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Stroke in a young man with untreated HIV infection and neurosyphilis

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Clinical record

A 33-year-old man presented to an emergency department with acute dysphasia and a dense right hemiparesis. His National Institute Health Stroke Scale score was 12, indicating a moderate severity stroke (score range 0–42, with increasing values indicating increasing severity). His computed tomography (CT) brain scan was normal. A CT angiogram showed a filling defect in the left intracranial internal carotid artery. Intravenous thrombolysis was commenced 2.5 hours after stroke onset and completed during urgent transit to our hospital for endovascular thrombectomy. Combined stent retrieval and suction thrombectomy of the left internal carotid occlusion restored flow 4.5 hours after stroke onset. A small dissection in the left intracranial internal carotid artery was the source of the thrombotic occlusion (Figure). A magnetic resonance imaging scan of the brain showed small scattered infarctions in the left middle cerebral arterial territory.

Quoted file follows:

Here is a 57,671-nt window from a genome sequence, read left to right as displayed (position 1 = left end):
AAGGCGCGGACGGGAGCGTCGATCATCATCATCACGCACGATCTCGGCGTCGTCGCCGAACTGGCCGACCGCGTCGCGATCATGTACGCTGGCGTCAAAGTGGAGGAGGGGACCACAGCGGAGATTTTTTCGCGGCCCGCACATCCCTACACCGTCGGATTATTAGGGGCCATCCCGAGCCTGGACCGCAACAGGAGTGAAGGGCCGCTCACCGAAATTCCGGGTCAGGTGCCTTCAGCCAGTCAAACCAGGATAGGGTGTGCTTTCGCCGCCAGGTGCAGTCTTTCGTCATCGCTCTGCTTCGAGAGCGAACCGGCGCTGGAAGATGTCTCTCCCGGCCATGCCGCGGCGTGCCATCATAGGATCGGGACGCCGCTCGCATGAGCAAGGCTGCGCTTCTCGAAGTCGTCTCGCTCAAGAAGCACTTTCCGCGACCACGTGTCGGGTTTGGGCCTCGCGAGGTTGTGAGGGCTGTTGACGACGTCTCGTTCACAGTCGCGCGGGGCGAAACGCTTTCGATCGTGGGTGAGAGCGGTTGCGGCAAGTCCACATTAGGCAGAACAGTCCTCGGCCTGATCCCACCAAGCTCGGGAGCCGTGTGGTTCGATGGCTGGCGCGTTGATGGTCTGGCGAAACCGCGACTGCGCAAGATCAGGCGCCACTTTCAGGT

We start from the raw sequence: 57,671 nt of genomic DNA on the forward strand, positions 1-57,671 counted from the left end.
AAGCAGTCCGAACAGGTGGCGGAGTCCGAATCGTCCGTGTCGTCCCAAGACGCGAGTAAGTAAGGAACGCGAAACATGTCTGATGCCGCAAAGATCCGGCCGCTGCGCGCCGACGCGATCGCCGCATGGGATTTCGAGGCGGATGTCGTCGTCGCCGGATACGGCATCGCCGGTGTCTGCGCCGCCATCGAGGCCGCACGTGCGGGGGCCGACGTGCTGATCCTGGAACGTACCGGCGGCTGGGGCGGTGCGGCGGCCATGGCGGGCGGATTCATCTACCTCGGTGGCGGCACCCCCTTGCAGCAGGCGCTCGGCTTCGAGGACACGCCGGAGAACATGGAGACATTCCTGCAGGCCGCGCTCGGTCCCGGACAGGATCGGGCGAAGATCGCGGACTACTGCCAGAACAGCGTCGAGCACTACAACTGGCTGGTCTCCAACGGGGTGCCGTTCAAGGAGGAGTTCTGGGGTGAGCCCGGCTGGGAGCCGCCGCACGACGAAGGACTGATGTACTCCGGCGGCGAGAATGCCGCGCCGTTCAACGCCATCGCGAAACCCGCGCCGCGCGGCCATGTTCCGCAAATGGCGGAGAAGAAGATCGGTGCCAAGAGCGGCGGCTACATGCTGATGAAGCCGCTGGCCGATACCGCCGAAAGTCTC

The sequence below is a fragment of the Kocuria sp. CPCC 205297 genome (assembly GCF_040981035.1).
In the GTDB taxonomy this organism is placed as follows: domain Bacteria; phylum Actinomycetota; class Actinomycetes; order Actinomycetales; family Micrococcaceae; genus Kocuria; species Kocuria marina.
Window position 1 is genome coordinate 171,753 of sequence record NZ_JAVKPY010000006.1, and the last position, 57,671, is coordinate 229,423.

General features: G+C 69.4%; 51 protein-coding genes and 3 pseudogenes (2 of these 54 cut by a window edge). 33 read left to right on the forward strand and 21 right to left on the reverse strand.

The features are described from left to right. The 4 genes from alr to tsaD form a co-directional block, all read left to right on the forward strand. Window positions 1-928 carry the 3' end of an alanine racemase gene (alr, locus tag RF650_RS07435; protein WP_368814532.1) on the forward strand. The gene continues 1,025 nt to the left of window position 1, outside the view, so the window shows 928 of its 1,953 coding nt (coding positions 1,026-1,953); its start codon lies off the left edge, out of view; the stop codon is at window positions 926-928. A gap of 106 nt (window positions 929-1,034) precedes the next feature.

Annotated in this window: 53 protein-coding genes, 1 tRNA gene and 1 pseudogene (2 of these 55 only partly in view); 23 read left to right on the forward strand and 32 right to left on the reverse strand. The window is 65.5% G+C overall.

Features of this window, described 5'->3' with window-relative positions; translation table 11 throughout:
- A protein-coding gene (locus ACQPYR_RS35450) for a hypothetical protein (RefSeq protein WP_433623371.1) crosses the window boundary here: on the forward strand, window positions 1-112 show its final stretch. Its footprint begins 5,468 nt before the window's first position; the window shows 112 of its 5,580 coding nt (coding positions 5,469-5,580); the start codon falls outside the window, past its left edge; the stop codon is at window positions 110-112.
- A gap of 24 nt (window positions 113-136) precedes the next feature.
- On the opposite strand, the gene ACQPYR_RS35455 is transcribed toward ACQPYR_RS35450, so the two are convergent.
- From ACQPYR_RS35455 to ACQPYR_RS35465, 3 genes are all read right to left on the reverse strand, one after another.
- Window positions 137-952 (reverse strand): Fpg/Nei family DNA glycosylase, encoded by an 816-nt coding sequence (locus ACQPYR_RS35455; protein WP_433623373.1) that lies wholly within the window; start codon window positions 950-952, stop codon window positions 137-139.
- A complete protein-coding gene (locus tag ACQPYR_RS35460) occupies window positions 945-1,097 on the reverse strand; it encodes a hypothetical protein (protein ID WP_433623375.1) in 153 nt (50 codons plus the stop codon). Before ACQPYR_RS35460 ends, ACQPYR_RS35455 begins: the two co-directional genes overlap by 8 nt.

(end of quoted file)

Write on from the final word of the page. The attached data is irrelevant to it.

The patient was later found to have a human immunodeficiency virus (HIV) infection that had been diagnosed 5 years earlier but for which he had not sought or received treatment. There was no history of screening for syphilis. He had a remote and brief history of recreational use of methamphetamines and cocaine (more than 12 months previously). He had no other vascular risk factors (non-smoker, normal fasting…